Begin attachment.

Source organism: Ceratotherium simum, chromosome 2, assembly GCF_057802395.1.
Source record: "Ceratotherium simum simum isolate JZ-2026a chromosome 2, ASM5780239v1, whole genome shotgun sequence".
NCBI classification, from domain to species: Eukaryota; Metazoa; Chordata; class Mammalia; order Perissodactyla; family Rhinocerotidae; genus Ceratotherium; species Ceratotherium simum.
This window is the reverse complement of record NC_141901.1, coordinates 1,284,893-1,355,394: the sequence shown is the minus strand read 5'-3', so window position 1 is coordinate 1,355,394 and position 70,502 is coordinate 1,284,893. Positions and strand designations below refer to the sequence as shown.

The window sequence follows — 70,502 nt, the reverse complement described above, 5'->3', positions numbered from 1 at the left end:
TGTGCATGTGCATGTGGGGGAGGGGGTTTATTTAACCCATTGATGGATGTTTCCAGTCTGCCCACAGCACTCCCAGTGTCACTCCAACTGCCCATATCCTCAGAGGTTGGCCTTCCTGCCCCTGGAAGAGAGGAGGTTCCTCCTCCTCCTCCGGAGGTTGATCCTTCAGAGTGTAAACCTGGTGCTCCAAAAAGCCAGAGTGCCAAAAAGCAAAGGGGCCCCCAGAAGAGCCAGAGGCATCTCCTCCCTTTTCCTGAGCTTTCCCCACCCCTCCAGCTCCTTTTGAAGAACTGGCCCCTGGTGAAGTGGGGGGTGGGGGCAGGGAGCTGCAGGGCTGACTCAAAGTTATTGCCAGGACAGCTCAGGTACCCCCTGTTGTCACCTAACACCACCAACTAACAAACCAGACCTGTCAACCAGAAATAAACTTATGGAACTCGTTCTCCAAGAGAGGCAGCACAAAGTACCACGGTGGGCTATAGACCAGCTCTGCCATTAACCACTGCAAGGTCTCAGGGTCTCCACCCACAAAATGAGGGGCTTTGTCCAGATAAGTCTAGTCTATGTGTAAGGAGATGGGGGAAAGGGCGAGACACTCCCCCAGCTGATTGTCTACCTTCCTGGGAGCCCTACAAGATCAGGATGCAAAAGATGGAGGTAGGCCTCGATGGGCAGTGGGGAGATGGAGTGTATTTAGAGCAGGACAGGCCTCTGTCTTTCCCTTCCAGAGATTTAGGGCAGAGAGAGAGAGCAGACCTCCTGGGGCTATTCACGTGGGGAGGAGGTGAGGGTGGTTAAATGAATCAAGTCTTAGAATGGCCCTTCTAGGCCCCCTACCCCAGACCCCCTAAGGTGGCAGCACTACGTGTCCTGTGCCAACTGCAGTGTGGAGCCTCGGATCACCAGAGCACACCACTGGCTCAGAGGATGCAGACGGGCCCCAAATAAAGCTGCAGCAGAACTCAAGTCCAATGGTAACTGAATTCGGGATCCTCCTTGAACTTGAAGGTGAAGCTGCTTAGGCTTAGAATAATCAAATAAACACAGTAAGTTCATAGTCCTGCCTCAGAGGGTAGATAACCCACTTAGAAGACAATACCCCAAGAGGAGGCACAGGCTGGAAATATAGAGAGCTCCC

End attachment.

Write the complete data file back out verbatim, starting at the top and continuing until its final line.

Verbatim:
Source organism: Ceratotherium simum, chromosome 2, assembly GCF_057802395.1.
Source record: "Ceratotherium simum simum isolate JZ-2026a chromosome 2, ASM5780239v1, whole genome shotgun sequence".
NCBI classification, from domain to species: Eukaryota; Metazoa; Chordata; class Mammalia; order Perissodactyla; family Rhinocerotidae; genus Ceratotherium; species Ceratotherium simum.
This window is the reverse complement of record NC_141901.1, coordinates 1,284,893-1,355,394: the sequence shown is the minus strand read 5'-3', so window position 1 is coordinate 1,355,394 and position 70,502 is coordinate 1,284,893. Positions and strand designations below refer to the sequence as shown.

The window sequence follows — 70,502 nt, the reverse complement described above, 5'->3', positions numbered from 1 at the left end:
TGTGCATGTGCATGTGGGGGAGGGGGTTTATTTAACCCATTGATGGATGTTTCCAGTCTGCCCACAGCACTCCCAGTGTCACTCCAACTGCCCATATCCTCAGAGGTTGGCCTTCCTGCCCCTGGAAGAGAGGAGGTTCCTCCTCCTCCTCCGGAGGTTGATCCTTCAGAGTGTAAACCTGGTGCTCCAAAAAGCCAGAGTGCCAAAAAGCAAAGGGGCCCCCAGAAGAGCCAGAGGCATCTCCTCCCTTTTCCTGAGCTTTCCCCACCCCTCCAGCTCCTTTTGAAGAACTGGCCCCTGGTGAAGTGGGGGGTGGGGGCAGGGAGCTGCAGGGCTGACTCAAAGTTATTGCCAGGACAGCTCAGGTACCCCCTGTTGTCACCTAACACCACCAACTAACAAACCAGACCTGTCAACCAGAAATAAACTTATGGAACTCGTTCTCCAAGAGAGGCAGCACAAAGTACCACGGTGGGCTATAGACCAGCTCTGCCATTAACCACTGCAAGGTCTCAGGGTCTCCACCCACAAAATGAGGGGCTTTGTCCAGATAAGTCTAGTCTATGTGTAAGGAGATGGGGGAAAGGGCGAGACACTCCCCCAGCTGATTGTCTACCTTCCTGGGAGCCCTACAAGATCAGGATGCAAAAGATGGAGGTAGGCCTCGATGGGCAGTGGGGAGATGGAGTGTATTTAGAGCAGGACAGGCCTCTGTCTTTCCCTTCCAGAGATTTAGGGCAGAGAGAGAGAGCAGACCTCCTGGGGCTATTCACGTGGGGAGGAGGTGAGGGTGGTTAAATGAATCAAGTCTTAGAATGGCCCTTCTAGGCCCCCTACCCCAGACCCCCTAAGGTGGCAGCACTACGTGTCCTGTGCCAACTGCAGTGTGGAGCCTCGGATCACCAGAGCACACCACTGGCTCAGAGGATGCAGACGGGCCCCAAATAAAGCTGCAGCAGAACTCAAGTCCAATGGTAACTGAATTCGGGATCCTCCTTGAACTTGAAGGTGAAGCTGCTTAGGCTTAGAATAATCAAATAAACACAGTAAGTTCATAGTCCTGCCTCAGAGGGTAGATAACCCACTTAGAAGACAATACCCCAAGAGGAGGCACAGGCTGGAAATATAGAGAGCTCCC